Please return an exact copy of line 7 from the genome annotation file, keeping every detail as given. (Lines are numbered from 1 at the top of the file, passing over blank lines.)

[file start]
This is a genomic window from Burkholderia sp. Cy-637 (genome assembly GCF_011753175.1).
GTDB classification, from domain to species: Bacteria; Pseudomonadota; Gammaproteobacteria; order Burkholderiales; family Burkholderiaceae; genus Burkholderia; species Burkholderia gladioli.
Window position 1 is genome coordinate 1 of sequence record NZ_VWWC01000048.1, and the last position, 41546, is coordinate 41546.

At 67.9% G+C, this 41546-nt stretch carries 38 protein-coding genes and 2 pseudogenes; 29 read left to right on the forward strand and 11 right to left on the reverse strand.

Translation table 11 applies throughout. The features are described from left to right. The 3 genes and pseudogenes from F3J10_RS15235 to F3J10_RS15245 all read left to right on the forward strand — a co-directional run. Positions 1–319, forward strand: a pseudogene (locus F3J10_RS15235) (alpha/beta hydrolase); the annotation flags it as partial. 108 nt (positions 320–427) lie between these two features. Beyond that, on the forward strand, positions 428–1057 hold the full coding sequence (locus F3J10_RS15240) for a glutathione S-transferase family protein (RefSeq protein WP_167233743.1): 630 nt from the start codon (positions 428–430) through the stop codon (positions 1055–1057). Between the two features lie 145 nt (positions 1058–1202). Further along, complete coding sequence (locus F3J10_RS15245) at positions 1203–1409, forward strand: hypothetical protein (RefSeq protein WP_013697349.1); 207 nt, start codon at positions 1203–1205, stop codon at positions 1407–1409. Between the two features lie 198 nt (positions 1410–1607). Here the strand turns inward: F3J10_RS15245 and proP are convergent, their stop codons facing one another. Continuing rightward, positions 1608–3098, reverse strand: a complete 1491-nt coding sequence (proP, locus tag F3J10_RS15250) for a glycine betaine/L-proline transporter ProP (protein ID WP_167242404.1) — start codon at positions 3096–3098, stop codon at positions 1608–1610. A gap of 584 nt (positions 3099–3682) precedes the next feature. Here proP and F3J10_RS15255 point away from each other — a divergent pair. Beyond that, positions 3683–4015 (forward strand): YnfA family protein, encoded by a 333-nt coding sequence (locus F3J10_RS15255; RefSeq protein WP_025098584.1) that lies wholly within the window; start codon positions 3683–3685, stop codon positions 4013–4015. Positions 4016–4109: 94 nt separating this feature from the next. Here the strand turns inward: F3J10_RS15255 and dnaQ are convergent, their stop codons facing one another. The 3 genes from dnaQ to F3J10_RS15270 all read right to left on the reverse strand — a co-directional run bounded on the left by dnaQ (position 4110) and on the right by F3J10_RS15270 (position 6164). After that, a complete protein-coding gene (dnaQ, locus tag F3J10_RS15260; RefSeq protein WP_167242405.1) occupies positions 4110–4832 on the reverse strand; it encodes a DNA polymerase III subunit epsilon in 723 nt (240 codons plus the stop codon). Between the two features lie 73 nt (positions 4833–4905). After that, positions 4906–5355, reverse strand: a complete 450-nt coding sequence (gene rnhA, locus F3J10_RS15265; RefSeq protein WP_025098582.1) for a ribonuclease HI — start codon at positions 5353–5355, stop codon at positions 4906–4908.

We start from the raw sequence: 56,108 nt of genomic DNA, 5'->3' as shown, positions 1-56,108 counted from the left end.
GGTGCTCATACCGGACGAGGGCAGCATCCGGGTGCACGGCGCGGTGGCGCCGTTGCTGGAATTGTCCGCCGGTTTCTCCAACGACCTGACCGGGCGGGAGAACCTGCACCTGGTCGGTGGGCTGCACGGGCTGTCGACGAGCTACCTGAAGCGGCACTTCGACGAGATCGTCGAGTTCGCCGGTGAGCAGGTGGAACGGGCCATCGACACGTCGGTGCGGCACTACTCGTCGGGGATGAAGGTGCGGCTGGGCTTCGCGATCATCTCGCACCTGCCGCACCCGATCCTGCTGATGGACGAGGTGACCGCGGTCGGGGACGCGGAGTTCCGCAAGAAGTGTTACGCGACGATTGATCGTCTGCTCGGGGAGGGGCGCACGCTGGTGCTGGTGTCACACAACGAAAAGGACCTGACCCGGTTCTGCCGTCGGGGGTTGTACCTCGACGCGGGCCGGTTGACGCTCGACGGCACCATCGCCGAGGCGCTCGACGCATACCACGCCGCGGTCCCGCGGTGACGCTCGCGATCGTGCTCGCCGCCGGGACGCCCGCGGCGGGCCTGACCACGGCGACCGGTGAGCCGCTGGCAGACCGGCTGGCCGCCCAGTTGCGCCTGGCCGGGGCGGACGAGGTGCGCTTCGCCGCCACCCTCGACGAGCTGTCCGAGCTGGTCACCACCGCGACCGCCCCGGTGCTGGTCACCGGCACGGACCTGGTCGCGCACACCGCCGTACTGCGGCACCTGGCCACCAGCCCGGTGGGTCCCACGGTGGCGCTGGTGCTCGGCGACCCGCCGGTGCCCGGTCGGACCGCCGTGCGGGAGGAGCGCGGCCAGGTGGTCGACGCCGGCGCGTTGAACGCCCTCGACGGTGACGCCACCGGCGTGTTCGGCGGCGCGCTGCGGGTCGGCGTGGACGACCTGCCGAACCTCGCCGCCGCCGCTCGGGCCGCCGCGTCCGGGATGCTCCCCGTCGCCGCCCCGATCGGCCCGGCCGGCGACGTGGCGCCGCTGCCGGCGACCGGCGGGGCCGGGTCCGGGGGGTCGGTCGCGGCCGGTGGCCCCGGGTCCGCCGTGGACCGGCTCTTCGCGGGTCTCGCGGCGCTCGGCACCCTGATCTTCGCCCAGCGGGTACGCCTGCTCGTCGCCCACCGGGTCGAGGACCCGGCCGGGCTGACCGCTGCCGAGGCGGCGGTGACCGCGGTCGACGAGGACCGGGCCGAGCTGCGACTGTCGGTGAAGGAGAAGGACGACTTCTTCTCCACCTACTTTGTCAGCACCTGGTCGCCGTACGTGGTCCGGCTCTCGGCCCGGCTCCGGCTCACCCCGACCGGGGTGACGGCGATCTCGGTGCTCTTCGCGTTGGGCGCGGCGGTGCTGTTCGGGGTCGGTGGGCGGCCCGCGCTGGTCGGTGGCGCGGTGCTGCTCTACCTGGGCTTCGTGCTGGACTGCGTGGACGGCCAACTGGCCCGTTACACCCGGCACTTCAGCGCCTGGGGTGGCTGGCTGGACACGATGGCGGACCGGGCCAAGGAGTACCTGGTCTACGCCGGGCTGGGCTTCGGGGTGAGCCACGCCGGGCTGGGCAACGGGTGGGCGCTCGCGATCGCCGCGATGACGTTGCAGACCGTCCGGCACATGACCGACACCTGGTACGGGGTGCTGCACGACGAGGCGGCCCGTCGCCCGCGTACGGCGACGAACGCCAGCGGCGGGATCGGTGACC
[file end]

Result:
GGTGCTCATACCGGACGAGGGCAGCATCCGGGTGCACGGCGCGGTGGCGCCGTTGCTGGAATTGTCCGCCGGTTTCTCCAACGACCTGACCGGGCGGGAGAACCTGCACCTGGTCGGTGGGCTGCACGGGCTGTCGACGAGCTACCTGAAGCGGCACTTCGACGAGATCGTCGAGTTCGCCGGTGAGCAGGTGGAACGGGCCATCGACACGTCGGTGCGGCACTACTCGTCGGGGATGAAGGTGCGGCTGGGCTTCGCGATCATCTCGCACCTGCCGCACCCGATCCTGCTGATGGACGAGGTGACCGCGGTCGGGGACGCGGAGTTCCGCAAGAAGTGTTACGCGACGATTGATCGTCTGCTCGGGGAGGGGCGCACGCTGGTGCTGGTGTCACACAACGAAAAGGACCTGACCCGGTTCTGCCGTCGGGGGTTGTACCTCGACGCGGGCCGGTTGACGCTCGACGGCACCATCGCCGAGGCGCTCGACGCATACCACGCCGCGGTCCCGCGGTGACGCTCGCGATCGTGCTCGCCGCCGGGACGCCCGCGGCGGGCCTGACCACGGCGACCGGTGAGCCGCTGGCAGACCGGCTGGCCGCCCAGTTGCGCCTGGCCGGGGCGGACGAGGTGCGCTTCGCCGCCACCCTCGACGAGCTGTCCGAGCTGGTCACCACCGCGACCGCCCCGGTGCTGGTCACCGGCACGGACCTGGTCGCGCACACCGCCGTACTGCGGCACCTGGCCACCAGCCCGGTGGGTCCCACGGTGGCGCTGGTGCTCGGCGACCCGCCGGTGCCCGGTCGGACCGCCGTGCGGGAGGAGCGCGGCCAGGTGGTCGACGCCGGCGCGTTGAACGCCCTCGACGGTGACGCCACCGGCGTGTTCGGCGGCGCGCTGCGGGTCGGCGTGGACGACCTGCCGAACCTCGCCGCCGCCGCTCGGGCCGCCGCGTCCGGGATGCTCCCCGTCGCCGCCCCGATCGGCCCGGCCGGCGACGTGGCGCCGCTGCCGGCGACCGGCGGGGCCGGGTCCGGGGGGTCGGTCGCGGCCGGTGGCCCCGGGTCCGCCGTGGACCGGCTCTTCGCGGGTCTCGCGGCGCTCGGCACCCTGATCTTCGCCCAGCGGGTACGCCTGCTCGTCGCCCACCGGGTCGAGGACCCGGCCGGGCTGACCGCTGCCGAGGCGGCGGTGACCGCGGTCGACGAGGACCGGGCCGAGCTGCGACTGTCGGTGAAGGAGAAGGACGACTTCTTCTCCACCTACTTTGTCAGCACCTGGTCGCCGTACGTGGTCCGGCTCTCGGCCCGGCTCCGGCTCACCCCGACCGGGGTGACGGCGATCTCGGTGCTCTTCGCGTTGGGCGCGGCGGTGCTGTTCGGGGTCGGTGGGCGGCCCGCGCTGGTCGGTGGCGCGGTGCTGCTCTACCTGGGCTTCGTGCTGGACTGCGTGGACGGCCAACTGGCCCGTTACACCCGGCACTTCAGCGCCTGGGGTGGCTGGCTGGACACGATGGCGGACCGGGCCAAGGAGTACCTGGTCTACGCCGGGCTGGGCTTCGGGGTGAGCCACGCCGGGCTGGGCAACGGGTGGGCGCTCGCGATCGCCGCGATGACGTTGCAGACCGTCCGGCACATGACCGACACCTGGTACGGGGTGCTGCACGACGAGGCGGCCCGTCGCCCGCGTACGGCGACGAACGCCAGCGGCGGGATCGGTGACC